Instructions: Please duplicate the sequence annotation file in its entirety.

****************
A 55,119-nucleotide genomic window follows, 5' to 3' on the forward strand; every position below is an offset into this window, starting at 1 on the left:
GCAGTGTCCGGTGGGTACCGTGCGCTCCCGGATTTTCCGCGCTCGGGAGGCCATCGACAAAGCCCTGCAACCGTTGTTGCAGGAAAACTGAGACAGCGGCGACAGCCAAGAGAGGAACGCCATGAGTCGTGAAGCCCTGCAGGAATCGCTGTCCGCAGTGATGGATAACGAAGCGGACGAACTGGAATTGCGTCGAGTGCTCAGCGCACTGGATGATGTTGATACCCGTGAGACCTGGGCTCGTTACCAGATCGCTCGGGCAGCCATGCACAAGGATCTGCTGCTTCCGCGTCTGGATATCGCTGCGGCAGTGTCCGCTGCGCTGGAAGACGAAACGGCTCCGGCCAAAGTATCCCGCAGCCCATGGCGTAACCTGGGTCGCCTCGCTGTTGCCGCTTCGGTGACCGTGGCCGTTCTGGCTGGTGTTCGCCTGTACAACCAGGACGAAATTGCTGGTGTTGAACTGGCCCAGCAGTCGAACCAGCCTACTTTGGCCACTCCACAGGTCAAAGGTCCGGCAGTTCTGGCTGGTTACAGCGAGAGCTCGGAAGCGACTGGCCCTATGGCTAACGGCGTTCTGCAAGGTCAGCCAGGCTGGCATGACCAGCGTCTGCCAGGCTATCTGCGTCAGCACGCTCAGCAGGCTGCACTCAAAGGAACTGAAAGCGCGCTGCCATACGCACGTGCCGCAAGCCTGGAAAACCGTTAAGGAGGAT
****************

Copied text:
A 55,119-nucleotide genomic window follows, 5' to 3' on the forward strand; every position below is an offset into this window, starting at 1 on the left:
GCAGTGTCCGGTGGGTACCGTGCGCTCCCGGATTTTCCGCGCTCGGGAGGCCATCGACAAAGCCCTGCAACCGTTGTTGCAGGAAAACTGAGACAGCGGCGACAGCCAAGAGAGGAACGCCATGAGTCGTGAAGCCCTGCAGGAATCGCTGTCCGCAGTGATGGATAACGAAGCGGACGAACTGGAATTGCGTCGAGTGCTCAGCGCACTGGATGATGTTGATACCCGTGAGACCTGGGCTCGTTACCAGATCGCTCGGGCAGCCATGCACAAGGATCTGCTGCTTCCGCGTCTGGATATCGCTGCGGCAGTGTCCGCTGCGCTGGAAGACGAAACGGCTCCGGCCAAAGTATCCCGCAGCCCATGGCGTAACCTGGGTCGCCTCGCTGTTGCCGCTTCGGTGACCGTGGCCGTTCTGGCTGGTGTTCGCCTGTACAACCAGGACGAAATTGCTGGTGTTGAACTGGCCCAGCAGTCGAACCAGCCTACTTTGGCCACTCCACAGGTCAAAGGTCCGGCAGTTCTGGCTGGTTACAGCGAGAGCTCGGAAGCGACTGGCCCTATGGCTAACGGCGTTCTGCAAGGTCAGCCAGGCTGGCATGACCAGCGTCTGCCAGGCTATCTGCGTCAGCACGCTCAGCAGGCTGCACTCAAAGGAACTGAAAGCGCGCTGCCATACGCACGTGCCGCAAGCCTGGAAAACCGTTAAGGAGGAT